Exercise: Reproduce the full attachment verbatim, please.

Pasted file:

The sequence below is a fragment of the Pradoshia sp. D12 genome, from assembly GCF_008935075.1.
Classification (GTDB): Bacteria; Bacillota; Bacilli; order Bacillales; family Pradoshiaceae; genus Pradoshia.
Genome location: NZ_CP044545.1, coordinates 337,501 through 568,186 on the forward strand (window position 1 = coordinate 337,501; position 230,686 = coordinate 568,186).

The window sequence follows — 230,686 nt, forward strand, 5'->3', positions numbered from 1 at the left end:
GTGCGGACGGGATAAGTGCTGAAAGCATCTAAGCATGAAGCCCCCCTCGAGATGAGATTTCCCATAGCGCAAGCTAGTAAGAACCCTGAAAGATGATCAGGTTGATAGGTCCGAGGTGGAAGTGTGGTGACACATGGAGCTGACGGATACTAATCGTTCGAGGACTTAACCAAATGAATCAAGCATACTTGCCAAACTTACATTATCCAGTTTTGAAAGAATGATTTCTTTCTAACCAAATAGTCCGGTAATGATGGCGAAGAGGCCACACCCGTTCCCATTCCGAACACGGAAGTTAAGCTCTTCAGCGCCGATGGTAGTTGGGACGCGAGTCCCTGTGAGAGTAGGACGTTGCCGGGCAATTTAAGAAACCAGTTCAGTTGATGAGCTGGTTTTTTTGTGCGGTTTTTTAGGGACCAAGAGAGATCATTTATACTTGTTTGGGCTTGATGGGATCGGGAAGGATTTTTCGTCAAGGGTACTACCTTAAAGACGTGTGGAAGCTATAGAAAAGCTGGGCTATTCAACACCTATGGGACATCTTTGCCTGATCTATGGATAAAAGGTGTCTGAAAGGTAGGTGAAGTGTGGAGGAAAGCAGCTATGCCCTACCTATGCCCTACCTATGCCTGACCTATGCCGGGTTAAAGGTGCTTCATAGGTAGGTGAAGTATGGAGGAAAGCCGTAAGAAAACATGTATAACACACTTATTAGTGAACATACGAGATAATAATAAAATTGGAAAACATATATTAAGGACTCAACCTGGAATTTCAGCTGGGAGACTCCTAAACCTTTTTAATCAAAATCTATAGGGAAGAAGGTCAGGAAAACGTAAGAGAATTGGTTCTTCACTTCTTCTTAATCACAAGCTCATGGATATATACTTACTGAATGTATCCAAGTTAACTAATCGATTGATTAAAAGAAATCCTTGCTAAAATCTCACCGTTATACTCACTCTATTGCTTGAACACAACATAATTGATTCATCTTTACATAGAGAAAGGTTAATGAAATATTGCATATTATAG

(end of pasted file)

The sequence below is a fragment of the Pradoshia sp. D12 genome, from assembly GCF_008935075.1.
Classification (GTDB): Bacteria; Bacillota; Bacilli; order Bacillales; family Pradoshiaceae; genus Pradoshia.
Genome location: NZ_CP044545.1, coordinates 337,501 through 568,186 on the forward strand (window position 1 = coordinate 337,501; position 230,686 = coordinate 568,186).

The window sequence follows — 230,686 nt, forward strand, 5'->3', positions numbered from 1 at the left end:
GTGCGGACGGGATAAGTGCTGAAAGCATCTAAGCATGAAGCCCCCCTCGAGATGAGATTTCCCATAGCGCAAGCTAGTAAGAACCCTGAAAGATGATCAGGTTGATAGGTCCGAGGTGGAAGTGTGGTGACACATGGAGCTGACGGATACTAATCGTTCGAGGACTTAACCAAATGAATCAAGCATACTTGCCAAACTTACATTATCCAGTTTTGAAAGAATGATTTCTTTCTAACCAAATAGTCCGGTAATGATGGCGAAGAGGCCACACCCGTTCCCATTCCGAACACGGAAGTTAAGCTCTTCAGCGCCGATGGTAGTTGGGACGCGAGTCCCTGTGAGAGTAGGACGTTGCCGGGCAATTTAAGAAACCAGTTCAGTTGATGAGCTGGTTTTTTTGTGCGGTTTTTTAGGGACCAAGAGAGATCATTTATACTTGTTTGGGCTTGATGGGATCGGGAAGGATTTTTCGTCAAGGGTACTACCTTAAAGACGTGTGGAAGCTATAGAAAAGCTGGGCTATTCAACACCTATGGGACATCTTTGCCTGATCTATGGATAAAAGGTGTCTGAAAGGTAGGTGAAGTGTGGAGGAAAGCAGCTATGCCCTACCTATGCCCTACCTATGCCTGACCTATGCCGGGTTAAAGGTGCTTCATAGGTAGGTGAAGTATGGAGGAAAGCCGTAAGAAAACATGTATAACACACTTATTAGTGAACATACGAGATAATAATAAAATTGGAAAACATATATTAAGGACTCAACCTGGAATTTCAGCTGGGAGACTCCTAAACCTTTTTAATCAAAATCTATAGGGAAGAAGGTCAGGAAAACGTAAGAGAATTGGTTCTTCACTTCTTCTTAATCACAAGCTCATGGATATATACTTACTGAATGTATCCAAGTTAACTAATCGATTGATTAAAAGAAATCCTTGCTAAAATCTCACCGTTATACTCACTCTATTGCTTGAACACAACATAATTGATTCATCTTTACATAGAGAAAGGTTAATGAAATATTGCATATTATAG